Email needs to be replaced.  Whether you agree or disagree, you'll probably agree that the rise in social media is changing the way that we communicate.  Perhaps email is not going to die altogether, but become more archaic like snail mail today.  I was initially a little sceptical when I started exploring what may happen to email in the next five years until I mentioned it to my wife - she told me how just the other week she had asked her teenage niece to email her something, to which the response was "email!?  That's so yesterday.  I'll Facebook it to you!".

Now, the purpose of this article is not to get into a long debate about whether email is Social Media Governancegoing to die in the next three, five or 10 years and what will replace it.  What I want to address here is the perception, held by many, that using an Enterprise Social Platform to communicate within an organisation is risky.  Let's face it, if we tried to launch email in this day and age it would never get approved by risk and compliance.  Why?  When we send an email, regardless of whether it is encrypted / protected or not, how many copies are created?  There would be the copy on your local machine, the mail server, mail server replicas, probably on some Disaster Recovery system, and then there's the mobile devices which download them and store them.  The number of copies will also multiply by the number of recipients and the infrastructure and policies at the recipients’ company may differ to the sender's.  Perhaps they have multiple server replicas and maybe the email would get downloaded to both a smartphone as well as a tablet.  To throw another risk into the bag, how long are these emails going to be saved for?  What are the data archiving policies at the sender and at the recipient?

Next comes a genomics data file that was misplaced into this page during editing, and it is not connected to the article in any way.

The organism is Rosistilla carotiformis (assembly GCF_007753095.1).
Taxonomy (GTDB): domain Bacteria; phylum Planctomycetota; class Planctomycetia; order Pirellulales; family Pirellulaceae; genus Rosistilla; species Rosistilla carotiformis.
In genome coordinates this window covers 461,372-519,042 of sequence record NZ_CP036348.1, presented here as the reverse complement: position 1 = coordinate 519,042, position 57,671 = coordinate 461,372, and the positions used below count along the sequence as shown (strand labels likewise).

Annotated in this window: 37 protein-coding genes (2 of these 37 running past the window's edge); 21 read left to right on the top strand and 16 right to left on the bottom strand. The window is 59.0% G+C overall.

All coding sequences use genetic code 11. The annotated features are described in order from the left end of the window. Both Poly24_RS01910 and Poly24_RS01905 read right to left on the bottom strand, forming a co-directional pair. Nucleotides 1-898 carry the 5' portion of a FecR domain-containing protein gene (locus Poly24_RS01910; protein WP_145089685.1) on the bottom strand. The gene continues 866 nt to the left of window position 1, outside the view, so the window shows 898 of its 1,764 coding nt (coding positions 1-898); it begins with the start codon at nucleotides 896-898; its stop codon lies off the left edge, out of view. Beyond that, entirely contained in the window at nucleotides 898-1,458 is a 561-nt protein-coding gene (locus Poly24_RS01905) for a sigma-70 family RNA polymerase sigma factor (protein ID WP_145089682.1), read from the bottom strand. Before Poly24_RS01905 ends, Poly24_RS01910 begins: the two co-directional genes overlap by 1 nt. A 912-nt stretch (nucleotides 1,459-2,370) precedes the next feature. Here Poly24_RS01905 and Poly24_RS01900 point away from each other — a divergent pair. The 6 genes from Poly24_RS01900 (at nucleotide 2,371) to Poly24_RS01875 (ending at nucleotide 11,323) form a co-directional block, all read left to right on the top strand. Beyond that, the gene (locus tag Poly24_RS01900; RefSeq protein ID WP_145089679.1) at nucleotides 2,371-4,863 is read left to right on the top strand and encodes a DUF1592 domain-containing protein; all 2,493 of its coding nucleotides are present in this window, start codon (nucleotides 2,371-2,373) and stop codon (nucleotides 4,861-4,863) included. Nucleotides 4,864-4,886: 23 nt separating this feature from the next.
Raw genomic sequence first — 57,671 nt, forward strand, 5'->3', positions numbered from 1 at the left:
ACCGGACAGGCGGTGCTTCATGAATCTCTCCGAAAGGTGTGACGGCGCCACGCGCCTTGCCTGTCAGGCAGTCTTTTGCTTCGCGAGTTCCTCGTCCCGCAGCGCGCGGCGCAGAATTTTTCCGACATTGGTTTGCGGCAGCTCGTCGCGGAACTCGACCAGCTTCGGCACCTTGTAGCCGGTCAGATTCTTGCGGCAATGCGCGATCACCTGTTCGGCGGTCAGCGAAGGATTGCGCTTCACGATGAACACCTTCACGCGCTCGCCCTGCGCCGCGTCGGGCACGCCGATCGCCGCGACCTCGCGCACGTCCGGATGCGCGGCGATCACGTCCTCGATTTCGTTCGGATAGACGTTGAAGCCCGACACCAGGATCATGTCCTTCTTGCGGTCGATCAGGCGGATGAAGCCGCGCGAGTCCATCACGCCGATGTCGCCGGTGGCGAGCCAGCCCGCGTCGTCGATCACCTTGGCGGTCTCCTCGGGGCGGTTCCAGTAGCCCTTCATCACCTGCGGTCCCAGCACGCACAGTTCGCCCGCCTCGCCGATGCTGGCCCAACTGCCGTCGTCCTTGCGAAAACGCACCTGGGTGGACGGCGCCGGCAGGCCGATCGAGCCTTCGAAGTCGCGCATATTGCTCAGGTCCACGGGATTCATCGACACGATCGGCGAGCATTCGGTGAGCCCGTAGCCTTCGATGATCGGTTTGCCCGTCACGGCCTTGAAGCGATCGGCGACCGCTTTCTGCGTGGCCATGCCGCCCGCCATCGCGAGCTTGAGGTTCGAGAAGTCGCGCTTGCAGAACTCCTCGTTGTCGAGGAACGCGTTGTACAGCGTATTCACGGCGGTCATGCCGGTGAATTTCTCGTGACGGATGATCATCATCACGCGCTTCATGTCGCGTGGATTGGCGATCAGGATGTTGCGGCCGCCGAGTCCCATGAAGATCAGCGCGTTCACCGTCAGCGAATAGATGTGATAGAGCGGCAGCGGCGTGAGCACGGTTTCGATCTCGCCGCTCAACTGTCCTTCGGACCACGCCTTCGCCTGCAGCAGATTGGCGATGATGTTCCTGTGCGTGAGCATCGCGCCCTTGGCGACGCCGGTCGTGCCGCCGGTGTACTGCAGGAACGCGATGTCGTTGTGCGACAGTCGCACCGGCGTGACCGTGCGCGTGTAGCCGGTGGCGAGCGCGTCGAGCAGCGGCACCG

Hopefully you can see that as we delve deeper and deeper into an analysis of email the number of risk considerations increase rapidly.  Realistically, we are now comfortable with email and there are a number of good safeguards in place to secure confidentiality.

So how would this scenario look if we used an enterprise social platform to communicate?  Since it's (often) hosted on a server in the cloud (save discussions around which flavour of cloud-based hosting you prefer), the system is accessible through a user's browser.  Granted, this poses risks of its own.  But now the message is stored on one server which is accessed via a virtual private network.  There aren't multiple copies floating around on infrastructure own by multiple organisations.  From a control perspective, so long as the server is managed correctly, is secure and an appropriate resilience and business continuity plan is in place I would argue that this is less risky than email.